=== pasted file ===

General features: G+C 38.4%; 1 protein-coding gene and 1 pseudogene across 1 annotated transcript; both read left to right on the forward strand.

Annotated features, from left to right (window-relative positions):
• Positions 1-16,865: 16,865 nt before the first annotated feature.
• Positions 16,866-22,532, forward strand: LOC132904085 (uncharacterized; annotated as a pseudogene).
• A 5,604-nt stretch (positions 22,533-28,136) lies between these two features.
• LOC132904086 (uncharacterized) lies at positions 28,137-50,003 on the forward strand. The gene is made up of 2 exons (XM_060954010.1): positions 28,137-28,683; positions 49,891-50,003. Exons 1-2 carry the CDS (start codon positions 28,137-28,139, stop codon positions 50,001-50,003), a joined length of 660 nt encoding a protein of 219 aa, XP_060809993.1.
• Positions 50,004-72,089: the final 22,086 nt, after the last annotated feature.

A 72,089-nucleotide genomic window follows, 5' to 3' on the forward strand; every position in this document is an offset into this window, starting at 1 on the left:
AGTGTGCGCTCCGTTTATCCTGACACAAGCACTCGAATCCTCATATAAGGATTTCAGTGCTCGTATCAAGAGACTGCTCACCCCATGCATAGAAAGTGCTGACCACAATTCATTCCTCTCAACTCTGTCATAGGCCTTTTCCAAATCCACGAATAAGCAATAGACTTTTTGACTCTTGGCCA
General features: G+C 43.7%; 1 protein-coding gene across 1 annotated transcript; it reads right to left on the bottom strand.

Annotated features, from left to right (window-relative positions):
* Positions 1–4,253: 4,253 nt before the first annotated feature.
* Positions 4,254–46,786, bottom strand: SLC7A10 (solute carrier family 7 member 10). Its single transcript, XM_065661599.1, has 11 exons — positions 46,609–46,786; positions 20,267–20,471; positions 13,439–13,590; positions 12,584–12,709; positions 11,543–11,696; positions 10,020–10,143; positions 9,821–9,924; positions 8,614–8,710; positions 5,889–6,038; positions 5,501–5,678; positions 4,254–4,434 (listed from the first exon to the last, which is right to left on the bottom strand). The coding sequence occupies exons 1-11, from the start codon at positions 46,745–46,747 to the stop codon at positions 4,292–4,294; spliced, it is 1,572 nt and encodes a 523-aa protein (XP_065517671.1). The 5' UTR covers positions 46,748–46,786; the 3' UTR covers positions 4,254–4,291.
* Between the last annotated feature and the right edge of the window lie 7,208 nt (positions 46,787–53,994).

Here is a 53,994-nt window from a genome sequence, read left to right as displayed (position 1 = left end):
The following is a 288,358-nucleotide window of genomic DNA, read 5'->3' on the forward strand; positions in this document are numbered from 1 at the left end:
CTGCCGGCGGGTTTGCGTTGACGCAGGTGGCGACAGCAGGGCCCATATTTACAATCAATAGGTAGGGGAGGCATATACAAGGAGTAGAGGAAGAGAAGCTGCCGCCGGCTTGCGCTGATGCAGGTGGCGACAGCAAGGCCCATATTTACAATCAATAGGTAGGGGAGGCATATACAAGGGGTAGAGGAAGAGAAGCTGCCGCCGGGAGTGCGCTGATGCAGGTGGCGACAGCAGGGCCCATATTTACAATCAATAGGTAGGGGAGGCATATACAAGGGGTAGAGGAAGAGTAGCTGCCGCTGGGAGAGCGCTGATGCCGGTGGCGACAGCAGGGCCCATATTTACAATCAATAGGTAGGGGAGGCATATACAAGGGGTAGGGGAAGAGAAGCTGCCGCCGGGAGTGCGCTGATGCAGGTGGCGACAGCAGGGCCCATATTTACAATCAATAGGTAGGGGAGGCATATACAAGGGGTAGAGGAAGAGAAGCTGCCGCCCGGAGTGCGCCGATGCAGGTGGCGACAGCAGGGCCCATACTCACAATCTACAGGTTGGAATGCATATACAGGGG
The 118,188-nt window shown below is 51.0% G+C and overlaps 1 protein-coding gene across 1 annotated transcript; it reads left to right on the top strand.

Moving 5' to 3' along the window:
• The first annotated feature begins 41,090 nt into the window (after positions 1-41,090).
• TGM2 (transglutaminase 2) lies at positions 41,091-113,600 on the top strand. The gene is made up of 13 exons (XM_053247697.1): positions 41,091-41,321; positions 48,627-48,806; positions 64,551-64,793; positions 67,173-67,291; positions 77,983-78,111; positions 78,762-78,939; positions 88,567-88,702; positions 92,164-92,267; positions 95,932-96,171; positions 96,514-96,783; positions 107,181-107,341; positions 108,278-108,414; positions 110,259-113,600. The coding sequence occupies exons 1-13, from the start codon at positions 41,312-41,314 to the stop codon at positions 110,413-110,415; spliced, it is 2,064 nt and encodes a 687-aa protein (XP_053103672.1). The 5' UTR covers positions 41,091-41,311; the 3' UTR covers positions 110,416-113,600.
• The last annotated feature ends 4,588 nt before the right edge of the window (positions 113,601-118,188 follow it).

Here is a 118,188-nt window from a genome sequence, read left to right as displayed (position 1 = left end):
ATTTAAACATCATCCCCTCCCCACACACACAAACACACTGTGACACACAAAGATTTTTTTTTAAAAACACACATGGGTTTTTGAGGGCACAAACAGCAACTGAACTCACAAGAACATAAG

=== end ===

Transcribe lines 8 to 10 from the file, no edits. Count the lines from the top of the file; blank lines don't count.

A 72,089-nucleotide genomic window follows, 5' to 3' on the forward strand; every position in this document is an offset into this window, starting at 1 on the left:
AGTGTGCGCTCCGTTTATCCTGACACAAGCACTCGAATCCTCATATAAGGATTTCAGTGCTCGTATCAAGAGACTGCTCACCCCATGCATAGAAAGTGCTGACCACAATTCATTCCTCTCAACTCTGTCATAGGCCTTTTCCAAATCCACGAATAAGCAATAGACTTTTTGACTCTTGGCCA
General features: G+C 43.7%; 1 protein-coding gene across 1 annotated transcript; it reads right to left on the bottom strand.